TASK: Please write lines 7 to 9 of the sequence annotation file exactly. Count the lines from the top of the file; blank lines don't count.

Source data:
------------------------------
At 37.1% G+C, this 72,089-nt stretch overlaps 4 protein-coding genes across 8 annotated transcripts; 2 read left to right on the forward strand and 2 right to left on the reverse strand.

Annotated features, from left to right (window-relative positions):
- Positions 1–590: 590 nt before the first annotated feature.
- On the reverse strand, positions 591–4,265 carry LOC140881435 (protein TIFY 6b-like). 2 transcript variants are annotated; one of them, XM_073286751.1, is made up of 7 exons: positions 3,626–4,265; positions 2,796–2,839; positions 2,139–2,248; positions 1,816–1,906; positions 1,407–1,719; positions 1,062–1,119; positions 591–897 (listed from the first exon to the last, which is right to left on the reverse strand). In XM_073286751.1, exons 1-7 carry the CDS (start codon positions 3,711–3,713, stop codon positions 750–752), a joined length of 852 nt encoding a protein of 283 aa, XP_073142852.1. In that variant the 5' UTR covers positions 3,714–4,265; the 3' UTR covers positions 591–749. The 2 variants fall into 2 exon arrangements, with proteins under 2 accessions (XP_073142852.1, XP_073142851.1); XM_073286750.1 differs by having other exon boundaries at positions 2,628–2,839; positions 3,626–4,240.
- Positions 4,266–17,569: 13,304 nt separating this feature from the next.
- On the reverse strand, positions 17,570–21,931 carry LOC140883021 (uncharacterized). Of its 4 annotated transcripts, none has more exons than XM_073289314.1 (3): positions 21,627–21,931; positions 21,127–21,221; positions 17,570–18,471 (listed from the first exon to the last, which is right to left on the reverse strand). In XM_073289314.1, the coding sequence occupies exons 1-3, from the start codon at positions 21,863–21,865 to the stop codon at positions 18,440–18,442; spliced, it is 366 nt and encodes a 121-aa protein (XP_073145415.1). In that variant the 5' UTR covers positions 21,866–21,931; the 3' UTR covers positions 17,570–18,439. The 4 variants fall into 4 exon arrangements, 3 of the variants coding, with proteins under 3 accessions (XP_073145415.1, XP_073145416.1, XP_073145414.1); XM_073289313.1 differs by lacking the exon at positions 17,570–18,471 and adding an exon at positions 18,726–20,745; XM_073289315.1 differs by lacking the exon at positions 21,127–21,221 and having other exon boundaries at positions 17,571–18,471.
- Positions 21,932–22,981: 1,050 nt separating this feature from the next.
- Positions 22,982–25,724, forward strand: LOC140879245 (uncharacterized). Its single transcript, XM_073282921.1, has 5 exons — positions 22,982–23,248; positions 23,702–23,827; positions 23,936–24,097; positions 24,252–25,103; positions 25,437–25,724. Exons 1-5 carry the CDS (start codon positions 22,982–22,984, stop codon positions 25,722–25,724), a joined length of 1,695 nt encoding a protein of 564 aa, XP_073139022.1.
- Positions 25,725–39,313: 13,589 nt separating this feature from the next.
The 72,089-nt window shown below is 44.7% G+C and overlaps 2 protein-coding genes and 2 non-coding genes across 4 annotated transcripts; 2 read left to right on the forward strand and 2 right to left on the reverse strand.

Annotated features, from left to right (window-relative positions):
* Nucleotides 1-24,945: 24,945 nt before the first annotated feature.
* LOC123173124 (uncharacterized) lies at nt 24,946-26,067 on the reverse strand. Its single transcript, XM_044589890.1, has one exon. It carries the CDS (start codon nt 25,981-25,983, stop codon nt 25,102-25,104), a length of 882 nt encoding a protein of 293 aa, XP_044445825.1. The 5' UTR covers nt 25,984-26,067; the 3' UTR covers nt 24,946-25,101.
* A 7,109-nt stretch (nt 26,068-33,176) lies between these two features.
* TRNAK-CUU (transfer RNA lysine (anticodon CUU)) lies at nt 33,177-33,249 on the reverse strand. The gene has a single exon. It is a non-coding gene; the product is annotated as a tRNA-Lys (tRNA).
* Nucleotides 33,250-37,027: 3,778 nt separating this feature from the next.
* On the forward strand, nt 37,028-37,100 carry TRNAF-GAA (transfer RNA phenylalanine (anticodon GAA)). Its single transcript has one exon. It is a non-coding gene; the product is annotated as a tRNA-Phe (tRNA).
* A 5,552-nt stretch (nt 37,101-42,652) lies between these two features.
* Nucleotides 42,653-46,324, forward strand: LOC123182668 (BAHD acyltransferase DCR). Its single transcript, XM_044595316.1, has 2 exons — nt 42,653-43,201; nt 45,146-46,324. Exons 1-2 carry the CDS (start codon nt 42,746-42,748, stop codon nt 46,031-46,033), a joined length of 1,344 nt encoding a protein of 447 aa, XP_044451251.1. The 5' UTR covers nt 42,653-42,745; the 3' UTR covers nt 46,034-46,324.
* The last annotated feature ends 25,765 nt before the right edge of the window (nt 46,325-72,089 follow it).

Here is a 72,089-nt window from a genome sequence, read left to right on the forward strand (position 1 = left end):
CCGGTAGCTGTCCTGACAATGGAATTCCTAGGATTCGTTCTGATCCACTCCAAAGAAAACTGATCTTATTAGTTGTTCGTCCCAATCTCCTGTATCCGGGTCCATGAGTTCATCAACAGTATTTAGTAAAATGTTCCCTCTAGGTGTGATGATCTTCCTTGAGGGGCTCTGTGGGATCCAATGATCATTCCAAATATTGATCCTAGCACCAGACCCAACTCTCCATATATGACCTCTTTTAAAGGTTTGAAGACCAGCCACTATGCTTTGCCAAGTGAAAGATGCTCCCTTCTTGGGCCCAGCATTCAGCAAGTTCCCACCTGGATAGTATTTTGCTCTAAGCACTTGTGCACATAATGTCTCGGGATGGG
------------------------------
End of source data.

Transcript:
- Positions 21,932–22,981: 1,050 nt separating this feature from the next.
- Positions 22,982–25,724, forward strand: LOC140879245 (uncharacterized). Its single transcript, XM_073282921.1, has 5 exons — positions 22,982–23,248; positions 23,702–23,827; positions 23,936–24,097; positions 24,252–25,103; positions 25,437–25,724. Exons 1-5 carry the CDS (start codon positions 22,982–22,984, stop codon positions 25,722–25,724), a joined length of 1,695 nt encoding a protein of 564 aa, XP_073139022.1.
- Positions 25,725–39,313: 13,589 nt separating this feature from the next.